The Butler Homestead, Niagara-on-the-Lake
The Butler Homestead monument was unveiled on Sunday, May 18, 2008 in the newly- created Colonel John Butler Homestead Park in St. Andrews Glen on Balmoral Drive just off Regional Road 55, Niagara-on-the-Lake, Ontario. The foundations of the original Butler homestead were identified by lines of crushed rock in the grass giving a clear idea of the original building. Designed and built by Jon Jouppien of JK Jouppien Heritage Resource Consultant Inc., the four sided cairn was built with stones from Fort Niagara that were surplus to the building of the monument at the site of the Battle of Chippawa 1814 (http://members.tripod.com/war1812/ncm1a.html). The Butler Homestead monument presents a quartet of informative plaques herein transcribed clockwise.
THE BUTLER HOMESTEAD
Colonel Butler lived here with his wife, Catharine Bradt, who died in 1793. Butler died in 1796, willing his estate to his sons. Because Butler was an important man in Indian affairs and was a prominent political leader in Upper Canada (Ontario), he was visited by army officers stationed at Fort Niagara, by prominent Canadians, and by influential Aboriginal leaders travelling to this area.
Along with a frame house, the homestead included several outbuildings. During the War of 1812, the homestead was occupied by American soldiers after they captured the town of Niagara and Fort George in May 1813. His homestead was fortified by the Americans and was the focus point of several sharp skirmishes during the summer of 1813. When the American Army retreated in December, they burned the entire town, including Butlerís homestead.
JOHN BUTLER, 1728-1796
John Butler was an army officer, Indian agent, and Loyalist leader and was one of the most important figures in the early years of Ontario.
The son of a British army officer, Butler moved to New Yorkís Mohawk Valley in 1742. He befriended William Johnson, a man who was instrumental in forging alliances between the British and the Six Nations Iroquois Confederacy. By 1755, Butler was an interpreter for the British Indian Department.
During the American Revolution, Butler formed a regiment of Rangers that operated out of Fort Niagara against the rebellious colonists led by George Washington. In 1778, Butler established barracks for his men on the west side of the Niagara River in what is now Niagara-on-the-Lake.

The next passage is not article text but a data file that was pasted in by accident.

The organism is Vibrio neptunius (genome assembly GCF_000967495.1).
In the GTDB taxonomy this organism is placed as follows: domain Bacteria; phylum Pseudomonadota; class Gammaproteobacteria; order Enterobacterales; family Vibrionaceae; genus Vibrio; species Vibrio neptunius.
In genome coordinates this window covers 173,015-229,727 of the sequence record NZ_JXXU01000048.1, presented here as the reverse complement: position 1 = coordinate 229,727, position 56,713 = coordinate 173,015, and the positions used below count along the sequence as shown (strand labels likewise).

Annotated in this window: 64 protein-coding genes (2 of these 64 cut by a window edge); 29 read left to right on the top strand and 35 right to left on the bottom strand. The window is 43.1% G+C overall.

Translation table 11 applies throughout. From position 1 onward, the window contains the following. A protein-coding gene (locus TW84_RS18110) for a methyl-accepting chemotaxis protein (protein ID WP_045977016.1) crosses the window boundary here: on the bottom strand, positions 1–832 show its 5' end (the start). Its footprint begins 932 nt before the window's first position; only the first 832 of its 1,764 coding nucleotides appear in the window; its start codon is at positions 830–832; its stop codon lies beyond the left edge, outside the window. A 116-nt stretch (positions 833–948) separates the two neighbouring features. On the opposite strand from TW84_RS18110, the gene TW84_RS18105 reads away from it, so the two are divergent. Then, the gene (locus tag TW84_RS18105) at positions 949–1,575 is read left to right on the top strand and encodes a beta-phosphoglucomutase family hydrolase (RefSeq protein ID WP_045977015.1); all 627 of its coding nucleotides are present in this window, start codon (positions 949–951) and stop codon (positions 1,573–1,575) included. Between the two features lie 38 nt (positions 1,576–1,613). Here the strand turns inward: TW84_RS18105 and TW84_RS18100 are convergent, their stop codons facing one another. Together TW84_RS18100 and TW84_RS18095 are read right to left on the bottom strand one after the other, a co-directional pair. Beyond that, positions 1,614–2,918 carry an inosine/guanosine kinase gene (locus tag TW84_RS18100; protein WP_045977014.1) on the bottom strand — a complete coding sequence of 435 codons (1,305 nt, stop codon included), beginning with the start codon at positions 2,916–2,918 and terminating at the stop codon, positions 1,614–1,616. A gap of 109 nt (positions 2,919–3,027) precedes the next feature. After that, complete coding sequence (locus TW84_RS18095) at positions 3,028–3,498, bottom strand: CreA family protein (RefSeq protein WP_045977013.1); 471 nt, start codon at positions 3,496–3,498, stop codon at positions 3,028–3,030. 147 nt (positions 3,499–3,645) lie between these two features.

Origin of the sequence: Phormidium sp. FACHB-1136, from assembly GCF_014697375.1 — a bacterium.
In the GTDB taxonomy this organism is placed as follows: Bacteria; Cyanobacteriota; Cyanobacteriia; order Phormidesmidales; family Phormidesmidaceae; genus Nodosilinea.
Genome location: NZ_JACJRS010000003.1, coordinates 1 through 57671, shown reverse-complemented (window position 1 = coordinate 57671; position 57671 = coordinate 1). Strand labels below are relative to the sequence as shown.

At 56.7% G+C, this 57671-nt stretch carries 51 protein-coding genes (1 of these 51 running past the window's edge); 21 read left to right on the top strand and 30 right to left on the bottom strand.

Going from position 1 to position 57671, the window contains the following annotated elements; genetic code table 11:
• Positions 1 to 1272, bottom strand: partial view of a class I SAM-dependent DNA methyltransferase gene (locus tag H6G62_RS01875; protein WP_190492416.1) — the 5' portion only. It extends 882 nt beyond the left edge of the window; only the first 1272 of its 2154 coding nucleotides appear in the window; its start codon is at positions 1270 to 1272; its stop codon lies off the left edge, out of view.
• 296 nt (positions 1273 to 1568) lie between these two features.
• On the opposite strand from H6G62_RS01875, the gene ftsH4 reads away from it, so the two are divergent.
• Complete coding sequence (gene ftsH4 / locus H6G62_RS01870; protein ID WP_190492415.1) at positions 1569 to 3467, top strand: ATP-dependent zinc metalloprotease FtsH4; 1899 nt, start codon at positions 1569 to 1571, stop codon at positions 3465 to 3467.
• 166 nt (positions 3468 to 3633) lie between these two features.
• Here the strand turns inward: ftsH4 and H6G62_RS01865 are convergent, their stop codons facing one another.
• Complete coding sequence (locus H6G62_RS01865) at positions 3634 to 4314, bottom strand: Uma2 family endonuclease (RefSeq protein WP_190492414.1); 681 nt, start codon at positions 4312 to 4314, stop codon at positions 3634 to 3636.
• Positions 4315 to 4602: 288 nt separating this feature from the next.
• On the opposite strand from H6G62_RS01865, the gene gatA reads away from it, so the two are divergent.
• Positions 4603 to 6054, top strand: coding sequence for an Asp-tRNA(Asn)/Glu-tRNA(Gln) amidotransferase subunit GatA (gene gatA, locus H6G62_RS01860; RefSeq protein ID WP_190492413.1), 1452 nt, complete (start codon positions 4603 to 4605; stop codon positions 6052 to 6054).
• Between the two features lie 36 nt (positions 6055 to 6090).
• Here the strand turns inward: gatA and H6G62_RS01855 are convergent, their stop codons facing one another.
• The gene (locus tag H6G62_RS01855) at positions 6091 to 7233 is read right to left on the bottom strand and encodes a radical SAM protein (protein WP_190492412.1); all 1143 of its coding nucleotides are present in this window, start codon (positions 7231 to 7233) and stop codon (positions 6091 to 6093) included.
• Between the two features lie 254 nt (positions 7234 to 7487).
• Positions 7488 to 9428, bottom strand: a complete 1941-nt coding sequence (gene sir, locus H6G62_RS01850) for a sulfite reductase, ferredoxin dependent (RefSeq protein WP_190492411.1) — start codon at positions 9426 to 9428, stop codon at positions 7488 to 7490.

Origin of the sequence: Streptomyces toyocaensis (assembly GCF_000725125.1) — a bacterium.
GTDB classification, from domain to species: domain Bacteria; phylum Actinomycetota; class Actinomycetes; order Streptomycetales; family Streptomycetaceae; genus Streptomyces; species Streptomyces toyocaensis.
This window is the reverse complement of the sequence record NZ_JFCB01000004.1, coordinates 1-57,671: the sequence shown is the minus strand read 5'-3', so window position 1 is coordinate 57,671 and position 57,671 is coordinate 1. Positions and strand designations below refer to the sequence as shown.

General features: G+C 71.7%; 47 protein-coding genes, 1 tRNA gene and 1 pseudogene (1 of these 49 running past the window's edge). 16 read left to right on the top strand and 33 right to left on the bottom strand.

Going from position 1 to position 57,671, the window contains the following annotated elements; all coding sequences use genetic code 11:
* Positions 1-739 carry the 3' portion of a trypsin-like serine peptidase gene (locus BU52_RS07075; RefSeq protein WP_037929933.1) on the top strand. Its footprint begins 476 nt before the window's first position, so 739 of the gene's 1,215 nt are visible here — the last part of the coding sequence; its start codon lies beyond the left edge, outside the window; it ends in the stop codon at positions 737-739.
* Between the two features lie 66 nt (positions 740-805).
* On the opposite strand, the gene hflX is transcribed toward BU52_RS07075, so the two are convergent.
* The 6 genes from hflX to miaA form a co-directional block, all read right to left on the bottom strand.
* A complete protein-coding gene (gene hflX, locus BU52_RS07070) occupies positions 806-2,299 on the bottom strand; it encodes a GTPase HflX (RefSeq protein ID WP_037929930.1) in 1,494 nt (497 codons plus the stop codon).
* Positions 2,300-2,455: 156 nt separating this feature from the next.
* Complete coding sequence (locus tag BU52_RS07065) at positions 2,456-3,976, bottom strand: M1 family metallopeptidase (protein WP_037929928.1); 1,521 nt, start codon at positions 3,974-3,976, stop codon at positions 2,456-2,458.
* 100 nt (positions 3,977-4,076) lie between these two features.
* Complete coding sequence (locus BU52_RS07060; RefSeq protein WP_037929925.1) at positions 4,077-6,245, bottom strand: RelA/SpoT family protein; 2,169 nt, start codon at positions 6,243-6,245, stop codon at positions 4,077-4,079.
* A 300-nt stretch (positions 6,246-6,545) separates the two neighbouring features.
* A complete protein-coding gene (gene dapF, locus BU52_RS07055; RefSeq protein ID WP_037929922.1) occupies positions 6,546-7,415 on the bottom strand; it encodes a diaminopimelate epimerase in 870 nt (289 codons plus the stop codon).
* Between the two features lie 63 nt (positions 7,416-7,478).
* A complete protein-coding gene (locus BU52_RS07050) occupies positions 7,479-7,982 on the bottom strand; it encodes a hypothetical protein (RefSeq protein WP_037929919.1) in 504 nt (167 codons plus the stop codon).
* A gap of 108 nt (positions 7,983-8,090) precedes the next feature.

Following the revolution, he led the men of Butlerís Rangers from the newly independent United States to settle in Canada. Butlers Rangers and their families were the first non-Aboriginal settlers of the Niagara peninsula.
Butler lived on this site and remained active in Indian affairs, serving as the Deputy Superintendent of Indian Affairs to the Six Nations.
John Butler died on this site in 1796 and was interred in the nearby family burial ground.
FINDING BUTLERíS HOMESTEAD
Following the War of 1812, knowledge of the exact location of Butlerís home was lost. The farm had become pasture and the ruins of the homestead remained hidden beneath the turf. When the development of a residential subdivision threatened to obliterate the ruins of the home of Niagaraís founding father, steps were taken to locate the exact site and preserve it for future generations. An archaeological excavation uncovered what had been buried for almost two centuries. The dig uncovered stone foundations and a treasure of artefacts ranging from prehistoric Aboriginal artifacts through military buttons and fragments of the fine china used when the Butlers entertained the upper classes of early Ontario.
Through the efforts of many people, the site of John Butlerís homestead is preserved for all time
PLAQUE FOUR lists the honourary land grantees of the Butler Homestead who made the preservation and presentation of the homestead site possible.
Participating in the unveiling of the monument were Ron Dale, manager of Parks Canadaís War of 1812 Bicentennial Project, The Hon. Rob Nicholson, MP, Minister of Justice, Kim Caitor, MPP Niagara Falls, Lord Mayor Gary Burroughs, NOTL, Zig Misiak of Butlerís Rangers and Bernie Villamil of the Trillium Foundation. Music was provided by the Lincoln and Welland Regiment. Also present were a number of descendants of Col. John and Catherine Butler, members of UELAC and local heritage groups.
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